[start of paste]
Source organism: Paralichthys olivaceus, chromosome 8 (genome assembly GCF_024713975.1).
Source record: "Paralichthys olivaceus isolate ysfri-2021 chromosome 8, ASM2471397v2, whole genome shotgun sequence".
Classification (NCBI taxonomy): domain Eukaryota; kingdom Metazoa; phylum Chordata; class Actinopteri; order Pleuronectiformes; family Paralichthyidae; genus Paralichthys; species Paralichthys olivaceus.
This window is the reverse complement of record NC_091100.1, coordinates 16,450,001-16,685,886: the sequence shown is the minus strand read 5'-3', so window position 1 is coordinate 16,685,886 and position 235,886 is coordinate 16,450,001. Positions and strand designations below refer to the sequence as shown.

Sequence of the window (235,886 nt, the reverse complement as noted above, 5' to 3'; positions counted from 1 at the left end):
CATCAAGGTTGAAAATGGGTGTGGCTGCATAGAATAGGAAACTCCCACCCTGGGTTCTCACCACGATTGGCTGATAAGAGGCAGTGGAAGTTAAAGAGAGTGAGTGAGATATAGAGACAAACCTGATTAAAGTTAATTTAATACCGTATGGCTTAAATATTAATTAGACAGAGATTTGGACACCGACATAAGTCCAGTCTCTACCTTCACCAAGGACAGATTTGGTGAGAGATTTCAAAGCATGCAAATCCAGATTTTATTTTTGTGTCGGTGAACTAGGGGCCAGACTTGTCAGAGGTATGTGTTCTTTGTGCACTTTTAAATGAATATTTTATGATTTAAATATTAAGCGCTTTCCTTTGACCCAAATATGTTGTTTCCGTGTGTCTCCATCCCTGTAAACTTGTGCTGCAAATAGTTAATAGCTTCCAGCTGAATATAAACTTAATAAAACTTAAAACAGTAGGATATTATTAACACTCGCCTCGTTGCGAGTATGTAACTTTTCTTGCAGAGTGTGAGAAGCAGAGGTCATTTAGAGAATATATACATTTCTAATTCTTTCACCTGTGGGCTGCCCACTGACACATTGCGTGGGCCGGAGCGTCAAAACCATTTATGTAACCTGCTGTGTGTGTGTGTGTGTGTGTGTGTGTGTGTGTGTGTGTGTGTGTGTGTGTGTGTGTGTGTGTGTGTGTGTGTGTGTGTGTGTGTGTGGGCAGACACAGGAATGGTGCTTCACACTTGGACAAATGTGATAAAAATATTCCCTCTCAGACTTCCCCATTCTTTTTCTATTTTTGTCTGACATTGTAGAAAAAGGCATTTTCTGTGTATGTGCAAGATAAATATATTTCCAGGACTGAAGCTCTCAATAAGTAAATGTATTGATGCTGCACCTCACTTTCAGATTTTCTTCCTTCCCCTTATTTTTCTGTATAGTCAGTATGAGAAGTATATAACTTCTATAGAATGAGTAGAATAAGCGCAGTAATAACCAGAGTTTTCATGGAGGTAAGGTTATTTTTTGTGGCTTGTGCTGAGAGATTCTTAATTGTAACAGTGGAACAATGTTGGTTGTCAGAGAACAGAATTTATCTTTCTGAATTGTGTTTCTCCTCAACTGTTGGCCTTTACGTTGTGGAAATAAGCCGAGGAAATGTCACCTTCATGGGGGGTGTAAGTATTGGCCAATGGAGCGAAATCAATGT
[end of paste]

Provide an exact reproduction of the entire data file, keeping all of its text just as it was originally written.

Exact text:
Source organism: Paralichthys olivaceus, chromosome 8 (genome assembly GCF_024713975.1).
Source record: "Paralichthys olivaceus isolate ysfri-2021 chromosome 8, ASM2471397v2, whole genome shotgun sequence".
Classification (NCBI taxonomy): domain Eukaryota; kingdom Metazoa; phylum Chordata; class Actinopteri; order Pleuronectiformes; family Paralichthyidae; genus Paralichthys; species Paralichthys olivaceus.
This window is the reverse complement of record NC_091100.1, coordinates 16,450,001-16,685,886: the sequence shown is the minus strand read 5'-3', so window position 1 is coordinate 16,685,886 and position 235,886 is coordinate 16,450,001. Positions and strand designations below refer to the sequence as shown.

Sequence of the window (235,886 nt, the reverse complement as noted above, 5' to 3'; positions counted from 1 at the left end):
CATCAAGGTTGAAAATGGGTGTGGCTGCATAGAATAGGAAACTCCCACCCTGGGTTCTCACCACGATTGGCTGATAAGAGGCAGTGGAAGTTAAAGAGAGTGAGTGAGATATAGAGACAAACCTGATTAAAGTTAATTTAATACCGTATGGCTTAAATATTAATTAGACAGAGATTTGGACACCGACATAAGTCCAGTCTCTACCTTCACCAAGGACAGATTTGGTGAGAGATTTCAAAGCATGCAAATCCAGATTTTATTTTTGTGTCGGTGAACTAGGGGCCAGACTTGTCAGAGGTATGTGTTCTTTGTGCACTTTTAAATGAATATTTTATGATTTAAATATTAAGCGCTTTCCTTTGACCCAAATATGTTGTTTCCGTGTGTCTCCATCCCTGTAAACTTGTGCTGCAAATAGTTAATAGCTTCCAGCTGAATATAAACTTAATAAAACTTAAAACAGTAGGATATTATTAACACTCGCCTCGTTGCGAGTATGTAACTTTTCTTGCAGAGTGTGAGAAGCAGAGGTCATTTAGAGAATATATACATTTCTAATTCTTTCACCTGTGGGCTGCCCACTGACACATTGCGTGGGCCGGAGCGTCAAAACCATTTATGTAACCTGCTGTGTGTGTGTGTGTGTGTGTGTGTGTGTGTGTGTGTGTGTGTGTGTGTGTGTGTGTGTGTGTGTGTGTGTGTGTGTGTGTGTGTGTGGGCAGACACAGGAATGGTGCTTCACACTTGGACAAATGTGATAAAAATATTCCCTCTCAGACTTCCCCATTCTTTTTCTATTTTTGTCTGACATTGTAGAAAAAGGCATTTTCTGTGTATGTGCAAGATAAATATATTTCCAGGACTGAAGCTCTCAATAAGTAAATGTATTGATGCTGCACCTCACTTTCAGATTTTCTTCCTTCCCCTTATTTTTCTGTATAGTCAGTATGAGAAGTATATAACTTCTATAGAATGAGTAGAATAAGCGCAGTAATAACCAGAGTTTTCATGGAGGTAAGGTTATTTTTTGTGGCTTGTGCTGAGAGATTCTTAATTGTAACAGTGGAACAATGTTGGTTGTCAGAGAACAGAATTTATCTTTCTGAATTGTGTTTCTCCTCAACTGTTGGCCTTTACGTTGTGGAAATAAGCCGAGGAAATGTCACCTTCATGGGGGGTGTAAGTATTGGCCAATGGAGCGAAATCAATGT